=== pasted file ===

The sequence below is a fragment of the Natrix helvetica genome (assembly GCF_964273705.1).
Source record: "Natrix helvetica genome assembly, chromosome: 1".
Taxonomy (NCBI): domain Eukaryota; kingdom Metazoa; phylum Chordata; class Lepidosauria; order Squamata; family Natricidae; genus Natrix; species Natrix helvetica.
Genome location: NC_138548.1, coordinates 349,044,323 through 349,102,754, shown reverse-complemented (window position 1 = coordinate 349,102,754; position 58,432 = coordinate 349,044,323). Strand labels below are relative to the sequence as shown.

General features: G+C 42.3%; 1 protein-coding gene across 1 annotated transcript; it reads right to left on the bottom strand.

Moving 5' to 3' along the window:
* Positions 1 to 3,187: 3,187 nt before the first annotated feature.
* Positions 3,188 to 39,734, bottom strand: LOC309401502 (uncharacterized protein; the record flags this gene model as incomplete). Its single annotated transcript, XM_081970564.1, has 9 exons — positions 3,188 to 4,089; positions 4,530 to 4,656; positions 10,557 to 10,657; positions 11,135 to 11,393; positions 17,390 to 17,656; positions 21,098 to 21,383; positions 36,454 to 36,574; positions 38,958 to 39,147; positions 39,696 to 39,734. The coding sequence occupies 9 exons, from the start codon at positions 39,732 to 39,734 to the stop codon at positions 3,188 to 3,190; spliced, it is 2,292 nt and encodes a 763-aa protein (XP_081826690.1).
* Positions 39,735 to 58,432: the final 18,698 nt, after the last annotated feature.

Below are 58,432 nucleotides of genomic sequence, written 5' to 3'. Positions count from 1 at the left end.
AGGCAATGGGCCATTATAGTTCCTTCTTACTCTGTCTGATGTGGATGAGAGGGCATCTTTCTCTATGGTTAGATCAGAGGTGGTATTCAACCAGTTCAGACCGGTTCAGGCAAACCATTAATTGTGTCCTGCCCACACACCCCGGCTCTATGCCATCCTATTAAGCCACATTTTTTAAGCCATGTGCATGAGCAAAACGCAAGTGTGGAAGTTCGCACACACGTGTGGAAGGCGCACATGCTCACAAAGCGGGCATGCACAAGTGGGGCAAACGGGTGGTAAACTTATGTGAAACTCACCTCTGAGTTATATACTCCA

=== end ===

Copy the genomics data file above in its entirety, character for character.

The sequence below is a fragment of the Natrix helvetica genome (assembly GCF_964273705.1).
Source record: "Natrix helvetica genome assembly, chromosome: 1".
Taxonomy (NCBI): domain Eukaryota; kingdom Metazoa; phylum Chordata; class Lepidosauria; order Squamata; family Natricidae; genus Natrix; species Natrix helvetica.
Genome location: NC_138548.1, coordinates 349,044,323 through 349,102,754, shown reverse-complemented (window position 1 = coordinate 349,102,754; position 58,432 = coordinate 349,044,323). Strand labels below are relative to the sequence as shown.

General features: G+C 42.3%; 1 protein-coding gene across 1 annotated transcript; it reads right to left on the bottom strand.

Moving 5' to 3' along the window:
* Positions 1 to 3,187: 3,187 nt before the first annotated feature.
* Positions 3,188 to 39,734, bottom strand: LOC309401502 (uncharacterized protein; the record flags this gene model as incomplete). Its single annotated transcript, XM_081970564.1, has 9 exons — positions 3,188 to 4,089; positions 4,530 to 4,656; positions 10,557 to 10,657; positions 11,135 to 11,393; positions 17,390 to 17,656; positions 21,098 to 21,383; positions 36,454 to 36,574; positions 38,958 to 39,147; positions 39,696 to 39,734. The coding sequence occupies 9 exons, from the start codon at positions 39,732 to 39,734 to the stop codon at positions 3,188 to 3,190; spliced, it is 2,292 nt and encodes a 763-aa protein (XP_081826690.1).
* Positions 39,735 to 58,432: the final 18,698 nt, after the last annotated feature.

Below are 58,432 nucleotides of genomic sequence, written 5' to 3'. Positions count from 1 at the left end.
AGGCAATGGGCCATTATAGTTCCTTCTTACTCTGTCTGATGTGGATGAGAGGGCATCTTTCTCTATGGTTAGATCAGAGGTGGTATTCAACCAGTTCAGACCGGTTCAGGCAAACCATTAATTGTGTCCTGCCCACACACCCCGGCTCTATGCCATCCTATTAAGCCACATTTTTTAAGCCATGTGCATGAGCAAAACGCAAGTGTGGAAGTTCGCACACACGTGTGGAAGGCGCACATGCTCACAAAGCGGGCATGCACAAGTGGGGCAAACGGGTGGTAAACTTATGTGAAACTCACCTCTGAGTTATATACTCCA